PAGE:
Turgot was himself too good a citizen, not sincerely to esteem as good citizens as the Economists; and, accordingly, when in power, he deemed it advantageous to countenance them. The Economists, in their turn, found their account in passing off so enlightened an individual and minister of state as one of their adepts; but the opinions of Turgot, however, were not borrowed from their school, but derived from the nature of things; and although on many important points of doctrine he may have been deceived, the measures of his administration, either planned or executed, are amongst the most brilliant ever conceived by any statesman. There can not therefore be a stronger proof of the incapacity of his sovereign, than his inability to appreciate such exertions, or if capable of appreciating them, in not knowing how to afford them support. The Economists not only exercised a particular sway over French writers; but also had a very remarkable influence over many Italian authors, who even went beyond them. Beccaria, in a course of public lectures at Milan, first analysed the true functions of productive capital. The Count de Verri, the countryman and friend of Beccaria, and worthy of being so, both a man of business and an accomplished scholar, in his Meditazione sull' Economia politica, published in 1771, approached nearer than any other writer before Dr. Smith, to the real laws which regulate the production and consumption of wealth. Filangieri, whose treatise on political and economical laws was not given to the public until the year 1780, appears not to have been acquainted with the work of Dr. Smith, published four years before. The principles de Verri laid down are followed by Filangieri, and even received from him a more complete development; but although guided by the torch of analysis and deduction, he did not proceed from the most. fortunate premises to the immediate consequences which confirm them, at the same time that they exhibit their application and utility.


None of these inquiries could lead to any important result. How, indeed, was it possible to become acquainted with the causes of national prosperity, when no clear or distinct notions had been formed respecting the nature of wealth itself? The object of our investigations must be thoroughly perceived before the means of attaining it are sought after. In the year 1776, Adam Smith, educated in that school in Scotland which has produced so many scholars, historians and philosophers of the highest celebrity, published his Inquiry into the Nature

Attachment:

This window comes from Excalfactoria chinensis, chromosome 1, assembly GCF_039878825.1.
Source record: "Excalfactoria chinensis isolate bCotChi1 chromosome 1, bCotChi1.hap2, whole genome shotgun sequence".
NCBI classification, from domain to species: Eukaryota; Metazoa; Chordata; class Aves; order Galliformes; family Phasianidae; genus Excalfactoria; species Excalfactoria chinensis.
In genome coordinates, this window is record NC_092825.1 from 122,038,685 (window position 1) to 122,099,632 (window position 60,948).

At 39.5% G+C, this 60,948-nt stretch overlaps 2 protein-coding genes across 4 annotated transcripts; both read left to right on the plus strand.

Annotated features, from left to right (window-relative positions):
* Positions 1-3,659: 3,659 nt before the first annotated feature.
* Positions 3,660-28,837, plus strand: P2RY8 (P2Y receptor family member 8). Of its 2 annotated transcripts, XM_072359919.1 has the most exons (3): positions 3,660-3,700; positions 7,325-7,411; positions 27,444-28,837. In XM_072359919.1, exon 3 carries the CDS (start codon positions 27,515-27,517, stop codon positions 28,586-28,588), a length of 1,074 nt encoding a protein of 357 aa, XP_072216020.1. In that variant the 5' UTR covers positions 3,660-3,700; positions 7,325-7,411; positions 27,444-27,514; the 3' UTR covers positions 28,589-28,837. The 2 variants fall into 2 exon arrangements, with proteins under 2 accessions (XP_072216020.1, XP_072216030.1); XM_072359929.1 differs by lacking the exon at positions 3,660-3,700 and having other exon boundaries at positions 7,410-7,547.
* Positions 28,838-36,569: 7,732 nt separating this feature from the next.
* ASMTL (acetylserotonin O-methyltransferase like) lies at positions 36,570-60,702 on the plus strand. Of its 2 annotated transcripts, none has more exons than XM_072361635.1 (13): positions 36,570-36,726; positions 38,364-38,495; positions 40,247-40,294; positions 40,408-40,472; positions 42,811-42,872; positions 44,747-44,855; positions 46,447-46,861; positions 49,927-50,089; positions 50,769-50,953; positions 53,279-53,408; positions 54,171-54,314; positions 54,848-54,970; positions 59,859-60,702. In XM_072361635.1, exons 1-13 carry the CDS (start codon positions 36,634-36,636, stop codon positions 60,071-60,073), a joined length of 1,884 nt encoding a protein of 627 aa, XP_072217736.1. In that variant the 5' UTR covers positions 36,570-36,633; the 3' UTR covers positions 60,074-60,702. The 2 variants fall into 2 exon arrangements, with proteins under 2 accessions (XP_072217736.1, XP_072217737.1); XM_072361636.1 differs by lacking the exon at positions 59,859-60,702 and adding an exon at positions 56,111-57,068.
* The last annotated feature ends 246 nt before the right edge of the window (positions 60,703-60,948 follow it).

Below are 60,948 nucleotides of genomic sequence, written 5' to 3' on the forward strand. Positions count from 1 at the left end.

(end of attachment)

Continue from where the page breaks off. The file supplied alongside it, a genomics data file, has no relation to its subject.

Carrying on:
See the syllabus of his lectures, which was printed for the first time, in the year 1804, in the valuable collection published at Milan by Pietro Cus todi, under the title of Scrittori classici italiani di Economia politica. It was unknown to me until after the publication of the first edition of this work in 1803.

and Causes of the Wealth of Nations. In this work, its author demonstrated that wealth was the exchangeable value of things; that its extent was proportional to the number of things in our possession having value; and, that inasmuch as value could be given or added to matter, that wealth could be created and engrafted on things previously destitute of value, and there be preserved, accumulated or destroyed.*

In inquiring into the origin of value, Dr. Smith found it to be derived fom the labour of man, which he ought to have denominated industry, from its being a more comprehensive and significant term than labour. From this fruitful demonstration he deduced numerous and important conclusions respecting the causes which, from checking the development of the productive powers of labour, are prejudicial to the growth of wealth; and as they are rigorous deductions from an indisputable principle, they have only been assailed by individuals, either too careless to have thoroughly understood the principle, or of such perverted understandings as to be wholly incapable of seizing the connexion or relation between any two ideas. Whenever the Inquiry into the Wealth of Nations is perused with the attention it so well merits, it will be perceived, that until the epoch of its publication the science of Political Economy did not exist.